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Cereal Foods World, Vol. 64, No. 5
DOI: https://doi.org/10.1094/CFW-64-5-0053
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Quinoa and Other Andean Ancient Grains: Super Grains for the Future
Ritva Repo-Carrasco-Valencia1,2 and Julio M. Vidaurre-Ruiz1,3

1 Centro de Investigación e Innovación en Productos Derivados de Cultivos Andinos, Facultad de Industrias Alimentarias, Universidad Nacional Agraria La Molina, Avenida de la Universidad s/n La Molina, Lima, Perú.

2 Corresponding author. Tel: +511 967907665; E-mail: ritva@lamolina.edu.pe; Facebook: https://www.facebook.com/ritva.repo; Twitter: https://twitter.com/repo_ritva

3 Programa Doctoral en Ciencia de Alimentos, Universidad Nacional Agraria La Molina, Lima, Perú. E-mail: vidaurrrejm@lamolina.edu.pe; Twitter: https://twitter.com/JulioVidaurreR1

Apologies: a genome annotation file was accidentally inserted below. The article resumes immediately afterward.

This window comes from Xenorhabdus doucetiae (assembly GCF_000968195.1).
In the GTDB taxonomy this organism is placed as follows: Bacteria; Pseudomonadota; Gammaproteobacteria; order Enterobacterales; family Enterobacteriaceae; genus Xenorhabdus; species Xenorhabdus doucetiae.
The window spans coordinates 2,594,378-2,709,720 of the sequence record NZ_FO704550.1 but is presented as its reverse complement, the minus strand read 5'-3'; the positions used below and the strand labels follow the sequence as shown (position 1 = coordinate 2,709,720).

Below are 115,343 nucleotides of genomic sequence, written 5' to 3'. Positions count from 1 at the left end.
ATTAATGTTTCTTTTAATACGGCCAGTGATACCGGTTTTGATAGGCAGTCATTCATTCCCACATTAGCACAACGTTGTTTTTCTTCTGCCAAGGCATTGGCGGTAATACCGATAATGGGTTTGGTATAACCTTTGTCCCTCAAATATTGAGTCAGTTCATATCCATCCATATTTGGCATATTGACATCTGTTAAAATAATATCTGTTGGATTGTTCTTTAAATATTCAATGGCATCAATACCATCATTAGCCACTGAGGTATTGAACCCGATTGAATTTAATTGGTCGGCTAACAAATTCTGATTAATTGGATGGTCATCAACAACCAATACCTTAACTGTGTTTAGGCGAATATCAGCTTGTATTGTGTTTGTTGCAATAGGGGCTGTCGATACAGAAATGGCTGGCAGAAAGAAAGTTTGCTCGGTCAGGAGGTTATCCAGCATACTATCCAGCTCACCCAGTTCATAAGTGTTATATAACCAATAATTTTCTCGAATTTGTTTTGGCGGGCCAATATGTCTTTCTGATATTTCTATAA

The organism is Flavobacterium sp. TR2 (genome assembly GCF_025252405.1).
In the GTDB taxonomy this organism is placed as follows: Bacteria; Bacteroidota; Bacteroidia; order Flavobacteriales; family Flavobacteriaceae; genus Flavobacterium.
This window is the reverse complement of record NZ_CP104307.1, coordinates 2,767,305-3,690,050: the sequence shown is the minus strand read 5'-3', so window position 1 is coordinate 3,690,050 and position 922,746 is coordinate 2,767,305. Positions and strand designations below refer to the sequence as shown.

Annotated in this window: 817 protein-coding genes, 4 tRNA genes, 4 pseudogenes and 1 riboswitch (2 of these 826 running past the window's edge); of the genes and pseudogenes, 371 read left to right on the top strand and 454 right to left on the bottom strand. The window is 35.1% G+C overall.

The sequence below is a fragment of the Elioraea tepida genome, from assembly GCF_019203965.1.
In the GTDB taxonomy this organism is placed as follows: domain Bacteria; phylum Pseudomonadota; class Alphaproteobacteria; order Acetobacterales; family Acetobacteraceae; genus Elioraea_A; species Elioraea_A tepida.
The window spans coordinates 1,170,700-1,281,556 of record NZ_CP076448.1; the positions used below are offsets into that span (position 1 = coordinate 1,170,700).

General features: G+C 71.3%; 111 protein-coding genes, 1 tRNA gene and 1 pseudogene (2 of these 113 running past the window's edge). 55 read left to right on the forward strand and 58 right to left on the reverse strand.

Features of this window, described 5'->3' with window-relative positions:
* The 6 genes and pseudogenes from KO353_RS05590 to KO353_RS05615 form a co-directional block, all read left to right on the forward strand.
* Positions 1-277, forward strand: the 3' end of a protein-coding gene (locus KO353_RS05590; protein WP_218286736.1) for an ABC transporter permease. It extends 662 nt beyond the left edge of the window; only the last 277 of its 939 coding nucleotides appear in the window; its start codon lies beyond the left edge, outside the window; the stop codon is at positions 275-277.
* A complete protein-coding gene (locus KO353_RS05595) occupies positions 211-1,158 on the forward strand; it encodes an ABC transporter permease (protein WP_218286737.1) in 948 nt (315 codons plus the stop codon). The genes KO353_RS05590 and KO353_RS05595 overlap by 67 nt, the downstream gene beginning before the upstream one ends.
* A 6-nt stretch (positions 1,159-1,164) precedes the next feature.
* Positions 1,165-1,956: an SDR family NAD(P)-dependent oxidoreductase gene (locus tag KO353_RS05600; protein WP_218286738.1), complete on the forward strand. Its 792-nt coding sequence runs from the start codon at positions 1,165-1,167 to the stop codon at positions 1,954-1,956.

© 2019 AACC International, Inc.


Quinoa (Chenopodium quinoa), kañiwa (C. pallidicaule), and kiwicha (Amaranthus caudatus) are nutritious native grains that have adapted to the distinct environmental conditions of the Andes mountains of South America. Andean native grains have relatively high protein contents compared with more commonly grown cereal grains, such as corn (maize), wheat, and rice, and the biological value of their proteins is excellent as well. Additionally, these grains are good sources of high-quality oil and dietary fiber, and their starches have interesting rheological properties that make them suitable for use as ingredients in a variety of food products. Quinoa, kañiwa, and kiwicha also can be used in the development of functional foods because of their bioactive compound contents (e.g., flavonoids and natural antioxidants). Today, the food industry is using Andean ancient grains to develop novel products such as enriched and gluten-free breads and pasta products and beverages. These grains also are an excellent source of ingredients that could be used in the development of nutritious and tasty fine cuisine dishes by the culinary industry.

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